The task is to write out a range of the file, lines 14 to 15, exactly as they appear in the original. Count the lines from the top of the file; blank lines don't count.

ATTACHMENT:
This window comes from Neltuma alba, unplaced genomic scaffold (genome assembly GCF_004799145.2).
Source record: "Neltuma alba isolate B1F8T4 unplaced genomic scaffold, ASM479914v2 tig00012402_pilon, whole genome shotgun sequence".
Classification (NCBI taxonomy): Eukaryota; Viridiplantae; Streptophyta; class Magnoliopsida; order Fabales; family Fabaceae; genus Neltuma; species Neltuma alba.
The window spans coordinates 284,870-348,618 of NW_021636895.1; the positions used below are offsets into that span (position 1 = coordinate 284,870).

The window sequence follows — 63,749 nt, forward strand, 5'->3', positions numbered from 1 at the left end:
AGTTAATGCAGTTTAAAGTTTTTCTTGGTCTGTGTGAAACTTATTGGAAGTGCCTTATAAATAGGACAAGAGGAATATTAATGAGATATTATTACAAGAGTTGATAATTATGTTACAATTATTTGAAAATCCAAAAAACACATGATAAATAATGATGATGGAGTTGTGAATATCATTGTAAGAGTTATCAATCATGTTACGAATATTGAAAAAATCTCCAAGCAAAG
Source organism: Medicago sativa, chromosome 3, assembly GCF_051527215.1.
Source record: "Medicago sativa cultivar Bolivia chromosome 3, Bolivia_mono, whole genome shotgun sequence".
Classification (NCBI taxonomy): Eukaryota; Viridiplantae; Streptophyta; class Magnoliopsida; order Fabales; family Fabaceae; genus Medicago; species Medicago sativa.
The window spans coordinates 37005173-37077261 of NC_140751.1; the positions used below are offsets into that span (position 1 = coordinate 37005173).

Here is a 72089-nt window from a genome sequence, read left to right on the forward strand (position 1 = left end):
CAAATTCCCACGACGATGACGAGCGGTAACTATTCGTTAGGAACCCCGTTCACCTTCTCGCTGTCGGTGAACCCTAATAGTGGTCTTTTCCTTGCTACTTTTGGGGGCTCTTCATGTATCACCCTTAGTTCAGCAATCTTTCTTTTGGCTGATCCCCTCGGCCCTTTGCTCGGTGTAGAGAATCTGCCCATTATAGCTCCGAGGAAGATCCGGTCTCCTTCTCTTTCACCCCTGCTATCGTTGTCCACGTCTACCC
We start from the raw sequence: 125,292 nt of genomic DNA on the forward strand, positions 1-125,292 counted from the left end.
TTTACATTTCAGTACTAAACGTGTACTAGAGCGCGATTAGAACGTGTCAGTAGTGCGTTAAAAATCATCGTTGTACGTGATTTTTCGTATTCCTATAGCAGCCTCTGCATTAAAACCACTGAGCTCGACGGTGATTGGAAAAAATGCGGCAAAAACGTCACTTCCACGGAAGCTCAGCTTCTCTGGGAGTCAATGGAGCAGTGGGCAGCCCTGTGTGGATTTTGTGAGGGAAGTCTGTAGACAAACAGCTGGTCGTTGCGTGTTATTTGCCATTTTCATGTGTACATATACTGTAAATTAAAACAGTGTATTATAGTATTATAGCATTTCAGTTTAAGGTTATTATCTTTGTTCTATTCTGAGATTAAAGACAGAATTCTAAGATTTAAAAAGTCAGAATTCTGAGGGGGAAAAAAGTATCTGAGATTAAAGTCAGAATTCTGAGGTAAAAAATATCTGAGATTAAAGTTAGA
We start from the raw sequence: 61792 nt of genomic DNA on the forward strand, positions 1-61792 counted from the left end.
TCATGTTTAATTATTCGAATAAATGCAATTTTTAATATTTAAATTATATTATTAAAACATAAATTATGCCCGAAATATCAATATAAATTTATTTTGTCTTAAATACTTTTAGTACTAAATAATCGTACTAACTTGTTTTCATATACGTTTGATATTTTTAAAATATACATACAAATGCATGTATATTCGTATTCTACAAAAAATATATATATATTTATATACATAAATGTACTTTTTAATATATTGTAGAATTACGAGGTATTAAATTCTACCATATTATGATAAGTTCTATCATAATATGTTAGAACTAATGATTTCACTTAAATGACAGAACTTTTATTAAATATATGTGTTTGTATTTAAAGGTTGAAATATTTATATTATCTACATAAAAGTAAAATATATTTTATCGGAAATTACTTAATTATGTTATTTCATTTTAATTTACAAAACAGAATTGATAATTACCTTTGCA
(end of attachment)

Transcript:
TTTACATTTCAGTACTAAACGTGTACTAGAGCGCGATTAGAACGTGTCAGTAGTGCGTTAAAAATCATCGTTGTACGTGATTTTTCGTATTCCTATAGCAGCCTCTGCATTAAAACCACTGAGCTCGACGGTGATTGGAAAAAATGCGGCAAAAACGTCACTTCCACGGAAGCTCAGCTTCTCTGGGAGTCAATGGAGCAGTGGGCAGCCCTGTGTGGATTTTGTGAGGGAAGTCTGTAGACAAACAGCTGGTCGTTGCGTGTTATTTGCCATTTTCATGTGTACATATACTGTAAATTAAAACAGTGTATTATAGTATTATAGCATTTCAGTTTAAGGTTATTATCTTTGTTCTATTCTGAGATTAAAGACAGAATTCTAAGATTTAAAAAGTCAGAATTCTGAGGGGGAAAAAAGTATCTGAGATTAAAGTCAGAATTCTGAGGTAAAAAATATCTGAGATTAAAGTTAGA
We start from the raw sequence: 61792 nt of genomic DNA on the forward strand, positions 1-61792 counted from the left end.